Monday, 21 November 2016

Secure Your Online Banking (And Personal Data)

Secure Your Online Banking (And Personal Data)

Tesco Bank customers were powerless to prevent hackers stealing hundreds of thousands of pounds from accounts, but there are still ways you can secure and protect your money and data

There was a time when people implicitly trusted banks. They certainly seemed to be a far better alternative to stuffing your cash under the mattress, and they had an air of authority about them. How how times have changed, though. Many of the grand old branches of yesteryear have long gone, and we've lived through a period of such great insecurity that many banks have had to be restructured. One - Northern Rock - even collapsed after becoming the first in 150 years to suffer a run.

If that wasn't shocking enough, we've seen bankers vilified for the recent, long recession as well as a rise in bank card and ATM fraud. Little wonder banks have struggled to regain the trust of their clients - and that's before we even get to the problems some of them have suffered online. As much as banking has proven to be very convenient for us, it is also rather handy for hackers. You only have to ask customers of Tesco Bank to see just how bad things can get.

Some of them were hit by a "a systematic, sophisticated attack" on November 6th, and it could deal a devastating blow to the banking sector. Hackers managed to infiltrate Tesco Bank's systems and access as many as 9,000 accounts, fleecing them to the tune of hundreds or, in some cases, thousands of pounds. The strike has since been dubbed "unprecedented" by the Financial Conduct Authority and, while the bank says it knows the exact nature of the attack, it caused uproar and great unease among its customers.

Many of them took to Twitter to vent their spleen (only to find that Tesco Bank was initially wishing everyone a good morning and hoping everyone had had a good weekend) and there was disbelief that such a large-scale attack could have taken place. Tesco Bank ended up being forced into stopping all online transactions for current accounts, and then refunding the stolen money - all £2.5 million of it - within days.

However, as the National Crime Agency (NCA) began its investigation and Tesco Bank's CEO, Benny Higgins, looked to limit the damage, there was a nagging feeling that such a strike was inevitable at some point along the line. That’s not least because it is far from being an isolated incident; in fact, it's one of dozens of attacks carried out on banks around the world each year. Back in February, for instance, HSBC was targeted by online criminals using a distributed denial of service (DDoS) attack that knocked out the accounts of 17 million personal and business customers in its wake.

Meanwhile in March, in one of the most brazen attacks of its type, hackers breached Bangladesh Bank's systems, stealing its credentials for payment transfers and immediately bombarding the Federal Reserve Bank of New York with more than 30 money-transfer requests. Only a simple spelling mistake - foundation was spelled 'fandation', we're told - stopped the $1 billion scam in its tracks. Had the perpetrators used a spell-checker, it could be been a disaster.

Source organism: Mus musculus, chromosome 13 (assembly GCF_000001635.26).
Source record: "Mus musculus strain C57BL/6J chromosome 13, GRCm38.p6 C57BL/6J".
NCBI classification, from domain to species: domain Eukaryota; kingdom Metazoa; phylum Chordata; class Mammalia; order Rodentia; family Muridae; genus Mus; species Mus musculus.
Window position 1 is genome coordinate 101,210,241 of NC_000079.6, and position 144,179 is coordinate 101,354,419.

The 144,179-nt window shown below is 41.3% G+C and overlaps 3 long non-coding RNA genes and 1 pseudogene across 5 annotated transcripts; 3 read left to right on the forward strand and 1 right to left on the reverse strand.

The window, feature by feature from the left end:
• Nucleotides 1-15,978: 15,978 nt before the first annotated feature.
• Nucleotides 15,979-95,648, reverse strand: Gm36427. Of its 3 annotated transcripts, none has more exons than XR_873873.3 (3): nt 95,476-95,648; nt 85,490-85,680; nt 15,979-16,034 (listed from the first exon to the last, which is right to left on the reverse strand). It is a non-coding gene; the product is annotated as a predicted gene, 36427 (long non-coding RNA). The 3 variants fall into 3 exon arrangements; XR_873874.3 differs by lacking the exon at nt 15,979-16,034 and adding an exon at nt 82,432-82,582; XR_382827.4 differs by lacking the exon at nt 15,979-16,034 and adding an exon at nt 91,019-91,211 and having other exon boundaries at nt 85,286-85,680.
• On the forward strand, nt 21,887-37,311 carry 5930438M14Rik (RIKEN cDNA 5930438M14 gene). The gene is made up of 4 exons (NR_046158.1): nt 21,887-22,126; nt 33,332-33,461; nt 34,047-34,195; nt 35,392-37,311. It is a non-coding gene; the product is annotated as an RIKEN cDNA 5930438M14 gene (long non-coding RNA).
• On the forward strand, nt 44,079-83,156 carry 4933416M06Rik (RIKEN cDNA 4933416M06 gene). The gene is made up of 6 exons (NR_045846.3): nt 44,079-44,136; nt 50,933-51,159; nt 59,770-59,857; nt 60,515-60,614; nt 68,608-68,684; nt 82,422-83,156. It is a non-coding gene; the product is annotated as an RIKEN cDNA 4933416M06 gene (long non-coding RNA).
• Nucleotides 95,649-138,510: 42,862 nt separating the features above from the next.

It currently seems that if a group is determined enough to break in, there is every chance they will do so - and that when they do that, there is nothing any of us, as individuals, can do about it. That's a frightening thought.

Rising Crime

That's how it feels, but how bad is the situation really, though? Well, according to figures reported by Reuters, there were five reported hacks on UK financial institutions in 2014/15 compared to a staggering 75 so far this year. That may not even be the full picture, however. A Reuters reported back in October alleged that UK banks were withholding information on cyber attacks to avoid bad publicity, and that they were reporting figures lower than the real numbers.

It was suggested that one large financial institute was suffering as many as two billion potential hacks each month - 200 of which were treated as "real events". An anonymous Reuters source said: "Banks are dramatically under-reporting attacks. They do what's legally required but out of embarrassment or fear of punishment they aren't giving the whole picture."

One thing's for sure, hacking is well and truly on the rise. We may have to get used to these kinds of attacks in the future and perhaps even re-think how we bank. Experts suggest it's only going to get worse, not only in the long term but right now. "With the busy Christmas period soon upon us - not to mention 'Cyber Monday' later this month - we would expect to see a spike in the number of online frauds in the coming weeks," Jody Baker, head of money at, told The Independent. It's frightening, sobering stuff.

So are we better off throwing our arms in the air and giving up? Not at all. After all, so many of us bank online these days (the Office for National Statistics says more than half of Britons used internet banking in 2015) and we enjoy the convenience and immediacy of it. We just need to remember that we get refunds if the fault lies with the bank and that we are able to do something about the great many hack attacks that are aimed at individuals each and every day too. The key is to figure how best to protect ourselves so that we're much less likely to blame if something does go wrong.

Taking Steps

Exactly how, though? Well, the first step should be finding a financial institution that offers you the most secure online banking you can find. You may think that they all do this, but it isn't the case. In fact, the methods your bank uses to allow you to access your money on the web may not always prove to be the best, most fool-proof way of doing it. Indeed, consumer action group Which?, compared a whole bunch of online banking websites and apps in its current issue, and it found some were far more secure than others.